By OSKAR GARCIA
HONOLULU— A Chinese immigrant who spent most of her adult life fighting to soften the fallout of a felony conviction in Hawaii plans to visit her parents for the first time in 22 years following an unusual pardon from President Barack Obama.
An Na Peng of Honolulu was convicted in 1996 at age 26 of helping immigrants cheat on tests to earn U.S. citizenship. Since then, the legal permanent resident has been fighting deportation proceedings, staying in the country with her family to avoid the chance they could be split up if she left. White House officials told her lawyer this month that Peng would be pardoned, clearing the way for her to regain full rights as a legal permanent resident.
Peng’s lawyer, Maile Hirota, said during that 17-year stretch, Peng always believed her case had merit.
“She never lost faith that she would win,” Hirota said.
Through Hirota, Peng declined an interview. Hirota said Peng wants to maintain her privacy.
Peng was one of four employees arrested at Friendly Teaching & Testing Service, a company that tested immigrants in their knowledge of English, U.S. history and government as required for citizenship. Authorities said at the time that the employees guaranteed applicants they would pass the test and the company charged higher fees than other testers because of the promise.
Peng was convicted of conspiracy to defraud the Immigration and Naturalization Service and was sentenced to only two years’ probation and a $2,000 fine — no jail.
A federal judge called Peng a “minor participant” in the scheme and sentenced the company’s manager to four months in prison.
Hirota, who didn’t represent Peng during her initial trial, said Peng worked at the testing company two months and was remorseful about what she did.
“She didn’t really understand the gravity of what she was doing,” Hirota said.
Peng took the case to trial because she believed she had little to lose, and was told by prosecutors that even if she was convicted, she could still apply for a waiver from an immigration judge to avoid being deported, Hirota said. She had gotten married and legally moved to the United States five years earlier, and had two young children.
Hirota said the judge who sentenced Peng thought the fine and probation would sting hard for Peng without breaking her children from their mother.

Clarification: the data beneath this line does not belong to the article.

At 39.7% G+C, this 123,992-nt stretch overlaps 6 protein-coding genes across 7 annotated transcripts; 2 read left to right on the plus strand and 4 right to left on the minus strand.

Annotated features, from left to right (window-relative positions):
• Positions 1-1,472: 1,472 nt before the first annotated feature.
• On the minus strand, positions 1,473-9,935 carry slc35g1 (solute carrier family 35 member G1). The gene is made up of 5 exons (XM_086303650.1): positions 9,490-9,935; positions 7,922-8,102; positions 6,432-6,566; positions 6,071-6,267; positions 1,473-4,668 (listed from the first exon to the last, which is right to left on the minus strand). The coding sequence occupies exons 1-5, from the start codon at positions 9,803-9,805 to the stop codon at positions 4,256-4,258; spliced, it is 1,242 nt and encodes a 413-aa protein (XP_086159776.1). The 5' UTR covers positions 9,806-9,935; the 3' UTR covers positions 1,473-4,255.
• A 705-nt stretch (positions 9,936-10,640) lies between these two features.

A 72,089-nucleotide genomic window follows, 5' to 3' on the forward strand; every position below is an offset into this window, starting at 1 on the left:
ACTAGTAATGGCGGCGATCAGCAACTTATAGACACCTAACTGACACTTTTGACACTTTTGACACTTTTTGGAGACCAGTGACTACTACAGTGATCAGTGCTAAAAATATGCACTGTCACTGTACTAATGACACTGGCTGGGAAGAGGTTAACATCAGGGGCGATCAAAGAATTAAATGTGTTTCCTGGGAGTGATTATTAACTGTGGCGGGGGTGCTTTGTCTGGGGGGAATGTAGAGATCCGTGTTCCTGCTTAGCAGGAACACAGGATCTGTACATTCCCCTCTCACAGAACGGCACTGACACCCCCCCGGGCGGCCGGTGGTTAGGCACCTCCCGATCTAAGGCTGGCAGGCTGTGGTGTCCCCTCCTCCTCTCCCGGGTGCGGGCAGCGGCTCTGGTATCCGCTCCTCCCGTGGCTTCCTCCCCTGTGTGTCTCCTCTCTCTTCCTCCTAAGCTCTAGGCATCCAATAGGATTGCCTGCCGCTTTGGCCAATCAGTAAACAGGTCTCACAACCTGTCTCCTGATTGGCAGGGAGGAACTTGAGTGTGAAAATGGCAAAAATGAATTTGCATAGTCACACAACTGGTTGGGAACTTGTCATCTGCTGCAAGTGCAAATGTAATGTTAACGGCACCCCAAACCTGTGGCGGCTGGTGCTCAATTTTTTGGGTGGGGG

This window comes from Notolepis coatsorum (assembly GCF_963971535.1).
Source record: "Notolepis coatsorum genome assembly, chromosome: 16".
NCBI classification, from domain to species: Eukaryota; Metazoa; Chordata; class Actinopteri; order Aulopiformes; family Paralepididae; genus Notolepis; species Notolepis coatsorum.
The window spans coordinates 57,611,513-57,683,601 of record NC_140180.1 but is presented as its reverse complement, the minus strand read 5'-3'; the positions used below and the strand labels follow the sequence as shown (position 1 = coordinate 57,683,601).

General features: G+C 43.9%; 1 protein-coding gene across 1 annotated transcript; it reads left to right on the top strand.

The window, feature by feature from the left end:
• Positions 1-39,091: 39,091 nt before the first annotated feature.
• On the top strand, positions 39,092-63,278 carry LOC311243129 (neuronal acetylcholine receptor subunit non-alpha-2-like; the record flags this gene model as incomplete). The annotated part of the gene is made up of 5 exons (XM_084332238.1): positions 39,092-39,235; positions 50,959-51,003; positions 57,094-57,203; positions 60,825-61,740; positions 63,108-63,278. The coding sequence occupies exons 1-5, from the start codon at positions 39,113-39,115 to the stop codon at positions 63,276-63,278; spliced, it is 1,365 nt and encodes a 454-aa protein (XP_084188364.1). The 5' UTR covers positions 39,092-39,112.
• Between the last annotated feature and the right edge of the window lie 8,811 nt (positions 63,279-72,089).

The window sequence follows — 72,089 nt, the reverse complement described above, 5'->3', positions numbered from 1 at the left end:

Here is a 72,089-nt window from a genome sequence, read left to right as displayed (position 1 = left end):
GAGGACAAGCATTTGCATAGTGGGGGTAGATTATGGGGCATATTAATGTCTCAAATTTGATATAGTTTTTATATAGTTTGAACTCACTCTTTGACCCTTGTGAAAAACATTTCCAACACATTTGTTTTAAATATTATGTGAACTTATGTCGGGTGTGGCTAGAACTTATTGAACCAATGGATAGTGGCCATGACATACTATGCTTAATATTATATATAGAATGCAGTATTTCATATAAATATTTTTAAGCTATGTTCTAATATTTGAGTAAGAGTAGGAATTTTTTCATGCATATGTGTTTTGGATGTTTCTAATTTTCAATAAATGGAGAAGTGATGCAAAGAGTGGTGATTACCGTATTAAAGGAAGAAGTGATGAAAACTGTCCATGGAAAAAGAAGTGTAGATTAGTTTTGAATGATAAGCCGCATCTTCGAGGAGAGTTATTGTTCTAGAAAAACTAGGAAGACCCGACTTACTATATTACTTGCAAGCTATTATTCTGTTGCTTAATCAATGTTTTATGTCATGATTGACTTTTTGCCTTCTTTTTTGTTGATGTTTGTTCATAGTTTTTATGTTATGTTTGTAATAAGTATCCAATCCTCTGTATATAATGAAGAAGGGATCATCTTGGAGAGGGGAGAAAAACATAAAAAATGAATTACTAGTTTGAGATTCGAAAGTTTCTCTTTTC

But in an unexpected twist, immigration laws changed as Peng awaited trial and sentencing, putting her in danger of being deported and taking away her ability to apply a waiver, according to a 9th U.S. Circuit Court of Appeals opinion last year. Immigration officials began the process of deporting her and Peng grasped at limited options — a struggle that continued until last year and Obama’s March 1 pardon.
Hirota said Peng applied for the presidential pardon in 2006, the first year she was eligible.
She also took her appeal to the appeals court, which partially sided with Peng in March last year, allowing her to apply for a waiver and have her case reconsidered by an appeals judge.
Two months before that opinion, Hirota told White House officials checking on the pardon case that she thought it unlikely the court would side with Peng.
Beth Werlin, deputy director of the Legal Action Center at the American Immigration Council in Washington, said the pardon means nothing for other cases, but the appeals court opinion sets a precedent for other immigrants.
“It opens up the door for some people to plead their case,” Werlin said.
Werlin said the number of cases affected now may be small, but Peng’s case could help other immigrants later as immigration laws change and create unique circumstances.
Hirota said she believes Peng won the pardon — Obama has issued relatively few since taking office — because of the merits of her case. The White House didn’t offer a reason for the pardon when it was announced along with pardons for 16 others in 13 total states.
But the pardon allows Peng to move on from a case that’s hung over her head 17 years and caused financial stress for her family.
“She just wants to do what she always wanted” and pursue the American dream of raising her family and pursuing available opportunities, Hirota said.
Hirota said Peng is already in the process of applying for U.S. citizenship.